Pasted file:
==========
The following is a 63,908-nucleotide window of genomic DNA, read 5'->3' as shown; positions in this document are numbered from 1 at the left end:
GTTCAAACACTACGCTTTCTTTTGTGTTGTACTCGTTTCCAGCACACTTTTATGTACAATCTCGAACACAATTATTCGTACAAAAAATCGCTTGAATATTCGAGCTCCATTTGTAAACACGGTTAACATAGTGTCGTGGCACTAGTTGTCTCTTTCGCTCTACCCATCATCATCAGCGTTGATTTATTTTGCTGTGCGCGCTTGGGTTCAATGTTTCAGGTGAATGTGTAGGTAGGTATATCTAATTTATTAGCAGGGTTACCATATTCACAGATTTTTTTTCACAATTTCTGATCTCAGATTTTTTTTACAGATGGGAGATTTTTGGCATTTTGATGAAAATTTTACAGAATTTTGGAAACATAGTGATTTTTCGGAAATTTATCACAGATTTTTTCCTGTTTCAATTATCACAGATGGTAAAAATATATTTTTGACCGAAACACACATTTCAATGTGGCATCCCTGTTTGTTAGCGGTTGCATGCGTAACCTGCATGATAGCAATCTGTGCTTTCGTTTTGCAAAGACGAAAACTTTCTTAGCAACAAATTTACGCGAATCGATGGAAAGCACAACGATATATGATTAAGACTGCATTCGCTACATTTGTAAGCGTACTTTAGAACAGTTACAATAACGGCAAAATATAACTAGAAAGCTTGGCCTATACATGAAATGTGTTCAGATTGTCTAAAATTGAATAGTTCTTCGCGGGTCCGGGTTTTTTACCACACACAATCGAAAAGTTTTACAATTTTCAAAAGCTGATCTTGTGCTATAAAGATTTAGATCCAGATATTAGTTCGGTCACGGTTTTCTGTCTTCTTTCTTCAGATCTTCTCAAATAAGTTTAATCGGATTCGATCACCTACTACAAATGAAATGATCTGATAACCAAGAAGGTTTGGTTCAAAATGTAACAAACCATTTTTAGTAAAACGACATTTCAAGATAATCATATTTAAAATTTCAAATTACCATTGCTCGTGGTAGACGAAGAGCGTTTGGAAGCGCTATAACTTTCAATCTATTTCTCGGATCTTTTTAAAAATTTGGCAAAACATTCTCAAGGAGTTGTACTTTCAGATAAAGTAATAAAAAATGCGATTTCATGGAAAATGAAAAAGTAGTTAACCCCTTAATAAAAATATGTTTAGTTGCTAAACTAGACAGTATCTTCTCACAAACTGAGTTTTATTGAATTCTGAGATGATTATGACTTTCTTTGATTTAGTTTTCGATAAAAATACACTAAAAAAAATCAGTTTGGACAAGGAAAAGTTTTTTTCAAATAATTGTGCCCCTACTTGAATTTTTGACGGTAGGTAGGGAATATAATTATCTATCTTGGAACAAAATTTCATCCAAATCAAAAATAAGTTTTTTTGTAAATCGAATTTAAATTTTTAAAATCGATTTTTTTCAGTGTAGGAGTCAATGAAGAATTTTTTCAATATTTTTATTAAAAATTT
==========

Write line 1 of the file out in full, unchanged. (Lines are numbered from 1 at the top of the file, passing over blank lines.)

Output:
The following is a 63,908-nucleotide window of genomic DNA, read 5'->3' as shown; positions in this document are numbered from 1 at the left end: